How Do I Talk to My Child About Homelessness?
Children observe the world around them and may have questions about what they see. Here are some tips on talking about homelessness.
You and your child are out for a stroll on a sunny afternoon, taking in the sights and sounds of the city. Across the street, your child notices a woman and her children standing on the sidewalk with a sign asking for help. When you look at your child, you notice questions swirling around in their mind, and you wonder, “How do I answer their difficult questions?”
Begin with their questions
According to Meeghan Bergmann, LICSW, IMH-E®, Early Childhood Mental Health Specialist at Wellspring’s Early Learning Center, “When you talk with your child about homelessness, follow their lead and respond to their questions with direct, honest, and developmentally appropriate information. By having these conversations early, you are building a relationship where they trust that they can bring their big questions about injustices in the world to you and that you will support them in learning what leads to injustices like homelessness.”
Let them know that homelessness can happen for various reasons, such as poverty, medical issues, job loss, and many others. When having these conversations, remember to be mindful and empathetic. Explain that homelessness can take various forms depending on each person’s circumstances. Families experiencing homelessness frequently avoid the streets by staying with friends, couch surfing, or sleeping in vehicles. Others may seek out temporary shelters or sleep in tents.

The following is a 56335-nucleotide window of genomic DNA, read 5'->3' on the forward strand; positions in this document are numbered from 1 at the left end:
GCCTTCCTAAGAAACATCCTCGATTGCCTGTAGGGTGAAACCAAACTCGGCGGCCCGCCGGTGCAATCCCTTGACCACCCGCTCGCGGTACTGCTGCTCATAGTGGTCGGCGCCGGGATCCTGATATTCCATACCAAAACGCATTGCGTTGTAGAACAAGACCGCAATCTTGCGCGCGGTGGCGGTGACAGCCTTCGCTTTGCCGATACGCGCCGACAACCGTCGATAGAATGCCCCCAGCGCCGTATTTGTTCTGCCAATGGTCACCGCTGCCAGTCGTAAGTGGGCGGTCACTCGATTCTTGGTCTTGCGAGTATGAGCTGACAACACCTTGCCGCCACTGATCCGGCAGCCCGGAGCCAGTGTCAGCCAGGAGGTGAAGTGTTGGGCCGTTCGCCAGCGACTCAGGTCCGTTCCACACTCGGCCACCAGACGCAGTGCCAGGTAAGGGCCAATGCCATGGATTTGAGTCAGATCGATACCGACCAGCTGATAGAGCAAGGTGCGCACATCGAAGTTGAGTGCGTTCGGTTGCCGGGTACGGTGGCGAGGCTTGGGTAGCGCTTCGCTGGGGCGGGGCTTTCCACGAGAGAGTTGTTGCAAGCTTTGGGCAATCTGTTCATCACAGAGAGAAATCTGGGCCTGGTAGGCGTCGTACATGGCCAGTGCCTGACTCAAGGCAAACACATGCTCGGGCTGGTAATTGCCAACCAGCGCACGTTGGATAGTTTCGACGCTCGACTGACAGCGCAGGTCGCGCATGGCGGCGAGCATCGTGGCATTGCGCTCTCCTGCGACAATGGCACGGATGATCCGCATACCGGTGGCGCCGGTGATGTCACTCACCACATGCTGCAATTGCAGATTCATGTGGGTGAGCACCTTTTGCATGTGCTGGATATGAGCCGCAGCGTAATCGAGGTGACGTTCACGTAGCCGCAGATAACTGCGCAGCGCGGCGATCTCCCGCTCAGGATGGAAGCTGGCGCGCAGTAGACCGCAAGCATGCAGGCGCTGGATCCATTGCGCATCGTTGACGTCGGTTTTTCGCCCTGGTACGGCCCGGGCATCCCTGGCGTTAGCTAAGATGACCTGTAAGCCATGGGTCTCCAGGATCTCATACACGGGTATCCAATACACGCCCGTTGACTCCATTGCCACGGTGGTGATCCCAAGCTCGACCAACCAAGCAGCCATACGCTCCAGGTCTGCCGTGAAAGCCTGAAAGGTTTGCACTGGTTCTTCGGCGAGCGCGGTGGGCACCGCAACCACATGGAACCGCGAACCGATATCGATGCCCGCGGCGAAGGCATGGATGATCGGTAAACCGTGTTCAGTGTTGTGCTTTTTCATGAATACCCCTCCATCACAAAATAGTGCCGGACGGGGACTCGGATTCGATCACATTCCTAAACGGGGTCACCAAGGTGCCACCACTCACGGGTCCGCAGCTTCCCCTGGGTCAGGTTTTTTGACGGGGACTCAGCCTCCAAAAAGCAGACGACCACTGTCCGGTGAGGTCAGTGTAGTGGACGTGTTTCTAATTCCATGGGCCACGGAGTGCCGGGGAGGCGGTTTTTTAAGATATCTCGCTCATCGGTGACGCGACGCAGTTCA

Share age-appropriate resources
There are a lot of great resources to share with your child to help them learn more about this sensitive subject. For example, Sesame Street addressed homelessness by introducing Lily, a muppet that experienced homelessness and food insecurity with her family. Books can also help facilitate conversations about homelessness. Meeghan recommends these books to read with your child: Uncle Willie and the Soup Kitchen by Dyanne Disalvo Ryan; A Place to Stay: A Shelter Story by Erin Gunti; Rich: A Dyamonde Daniel Book by Nikki Grime; and Fly Away Home by Eve Bunting.
Discuss ways to engage in your community
Take action together by volunteering at local community resource centers, holding a donation drive to support organizations addressing homelessness, or reaching out to faith-based organizations and other community groups to offer your family’s support.
Homelessness is around us—visibly on the street—as well as hidden when families are doubling up or couch surfing. It is a complicated issue that can be challenging to discuss with your child. Take advantage of opportunities as they present themselves and keep the conversation going as your child grows.